We’re yet to hear a product from Focal that we didn’t like; every piece of kit that we’ve reviewed has usually received either four or five stars.
As such, we have high hopes for the Focal Listen headphones, and they perform well. These cans are insightful, rich, sensitive and spacious, but are a tad too reserved to get full marks.
From the moment you take them out of the box, the resilience of Focal’s headphones is obvious – you can twist and turn the headband any way you like (within reason) without fear of breaking them.
The brushed chrome ear cups feel strong and sturdy, holding in place the memory foam ear-pieces which, in turn, sit over the 40mm titanium drivers.
It’s clear that these headphones are designed for on-the-go use, and as such, Focal has added a microphone to the 1.5m cable.
There’s also a flat, round button approximately halfway down the cable, which is used for playback control and activating your smartphone’s AI assistant. You press once to pause or play a song, twice to go to the next track, and three times to replay.
However, you’ll want to try the Listens out before buying them, as some of the review team found them a little too tight and pressuring after lengthy use.
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The Listens turn your attention to the little details, like the short breath Byrne takes before she starts singing, putting across the sense of fragility in the song well.
These headphones have a spacious soundfield, and keep it organised. Riot by Childish Gambino begins with a cacophony of sound with vocalisations coming from multiple directions, and these headphones keep each instrument in line when lesser cans would struggle.
And using Tidal on an iPhone 6S, the Listen’s handling of bells, horns, guitars, and synths in Mike Oldfield’s cover of the William Tell Overture avoids the brittleness that you sometimes get with streaming services, while still revealing how the whimsical high-pitched notes shimmer.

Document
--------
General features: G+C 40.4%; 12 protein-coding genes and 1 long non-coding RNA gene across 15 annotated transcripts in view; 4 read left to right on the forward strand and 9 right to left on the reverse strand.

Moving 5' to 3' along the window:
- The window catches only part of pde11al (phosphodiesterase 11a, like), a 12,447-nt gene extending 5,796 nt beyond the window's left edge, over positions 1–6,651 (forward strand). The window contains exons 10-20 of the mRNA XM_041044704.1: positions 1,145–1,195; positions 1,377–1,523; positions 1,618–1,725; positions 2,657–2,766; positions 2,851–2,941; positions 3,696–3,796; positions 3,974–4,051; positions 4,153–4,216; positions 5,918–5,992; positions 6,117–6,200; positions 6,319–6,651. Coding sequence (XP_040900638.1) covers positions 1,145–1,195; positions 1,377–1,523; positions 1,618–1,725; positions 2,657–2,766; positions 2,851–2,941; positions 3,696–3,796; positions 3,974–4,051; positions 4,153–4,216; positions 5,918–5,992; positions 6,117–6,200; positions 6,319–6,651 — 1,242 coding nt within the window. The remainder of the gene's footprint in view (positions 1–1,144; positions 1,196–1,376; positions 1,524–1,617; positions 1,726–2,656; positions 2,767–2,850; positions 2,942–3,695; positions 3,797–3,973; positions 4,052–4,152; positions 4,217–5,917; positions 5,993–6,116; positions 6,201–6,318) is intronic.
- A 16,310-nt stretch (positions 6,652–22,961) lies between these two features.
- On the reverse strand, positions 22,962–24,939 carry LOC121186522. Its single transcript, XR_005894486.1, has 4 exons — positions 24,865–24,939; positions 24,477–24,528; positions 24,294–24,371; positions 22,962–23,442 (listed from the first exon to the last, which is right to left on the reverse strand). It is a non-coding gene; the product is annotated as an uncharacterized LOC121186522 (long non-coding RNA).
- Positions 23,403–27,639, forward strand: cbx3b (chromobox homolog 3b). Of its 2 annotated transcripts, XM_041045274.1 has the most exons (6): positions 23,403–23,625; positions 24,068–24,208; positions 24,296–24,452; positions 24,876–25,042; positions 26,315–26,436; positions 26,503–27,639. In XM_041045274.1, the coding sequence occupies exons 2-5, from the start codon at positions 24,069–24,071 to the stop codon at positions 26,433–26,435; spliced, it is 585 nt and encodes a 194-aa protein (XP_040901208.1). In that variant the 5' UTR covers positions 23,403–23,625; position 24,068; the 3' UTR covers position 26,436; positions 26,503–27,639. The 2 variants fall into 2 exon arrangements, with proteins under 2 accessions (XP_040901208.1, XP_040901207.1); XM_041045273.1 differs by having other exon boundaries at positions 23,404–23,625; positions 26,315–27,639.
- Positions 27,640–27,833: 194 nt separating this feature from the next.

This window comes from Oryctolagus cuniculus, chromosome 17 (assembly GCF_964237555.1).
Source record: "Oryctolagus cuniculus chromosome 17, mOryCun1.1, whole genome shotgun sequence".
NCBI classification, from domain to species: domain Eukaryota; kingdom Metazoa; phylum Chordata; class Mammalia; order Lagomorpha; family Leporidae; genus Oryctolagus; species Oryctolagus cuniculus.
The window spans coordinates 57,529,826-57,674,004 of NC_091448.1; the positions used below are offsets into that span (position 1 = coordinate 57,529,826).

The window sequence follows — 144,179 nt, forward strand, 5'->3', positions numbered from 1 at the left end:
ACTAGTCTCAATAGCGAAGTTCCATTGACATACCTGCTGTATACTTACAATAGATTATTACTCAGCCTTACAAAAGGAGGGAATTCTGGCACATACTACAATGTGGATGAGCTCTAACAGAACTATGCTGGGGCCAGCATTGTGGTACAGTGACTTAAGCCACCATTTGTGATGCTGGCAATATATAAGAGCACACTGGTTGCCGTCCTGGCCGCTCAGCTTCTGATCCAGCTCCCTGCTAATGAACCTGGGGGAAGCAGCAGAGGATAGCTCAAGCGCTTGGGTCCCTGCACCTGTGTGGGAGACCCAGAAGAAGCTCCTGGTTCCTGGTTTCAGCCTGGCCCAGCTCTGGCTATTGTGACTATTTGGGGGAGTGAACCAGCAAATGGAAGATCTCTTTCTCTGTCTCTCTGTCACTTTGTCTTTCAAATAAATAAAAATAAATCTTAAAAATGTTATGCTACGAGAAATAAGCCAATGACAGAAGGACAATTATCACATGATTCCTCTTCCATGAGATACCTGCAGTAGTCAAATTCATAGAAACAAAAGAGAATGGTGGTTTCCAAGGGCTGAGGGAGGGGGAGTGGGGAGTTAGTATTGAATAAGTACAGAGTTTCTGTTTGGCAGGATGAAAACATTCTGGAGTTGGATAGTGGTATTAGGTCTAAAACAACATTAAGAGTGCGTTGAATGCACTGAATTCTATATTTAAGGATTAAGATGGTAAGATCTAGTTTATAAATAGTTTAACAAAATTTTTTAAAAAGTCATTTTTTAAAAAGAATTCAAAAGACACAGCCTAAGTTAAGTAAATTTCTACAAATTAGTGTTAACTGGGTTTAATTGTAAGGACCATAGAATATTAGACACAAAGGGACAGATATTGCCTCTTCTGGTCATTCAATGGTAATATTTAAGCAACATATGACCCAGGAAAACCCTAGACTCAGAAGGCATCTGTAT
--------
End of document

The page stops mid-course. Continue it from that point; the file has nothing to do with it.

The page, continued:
If you like your music loud, the Listen’s sensitivity means that you won’t need to turn the volume up to produce a big sound.
This also means that battery life will last a little longer too, which is useful if you predominantly play your music through a smartphone or other portable device.
At the low end of the frequency range, the bass has an undeniably rich quality.
However, it is noticeable that they don’t quite put the same force behind the track as other headphones do, nor do they dig down to quite the same depths.
The Listen’s safe sound is also something of a double-edged sword. Both their dynamism and sense of timing is a bit restrained, which will leave you wanting for the aggression in harsher tracks like Kanye West’s Black Skinhead.
The breaths that start the song, rather than sounding intimidating, come across a little weary.
The Listens also lack a little in the amount of clarity or enthusiasm you get. This is by no means a dealbreaker, as they make up for it with their solid bass and impressive volume, but it is something to watch out for.
So if you’re looking for a pair of on-the-go over-ear headphones, the Focal Listens are a smart choice.
They’re detailed, with a strong sound that can compete with the busy street, and their smoothness makes them well-suited for music streaming.
While there are some improvements that can be made, on the whole the Listens are a good piece of kit.
See all our Focal reviews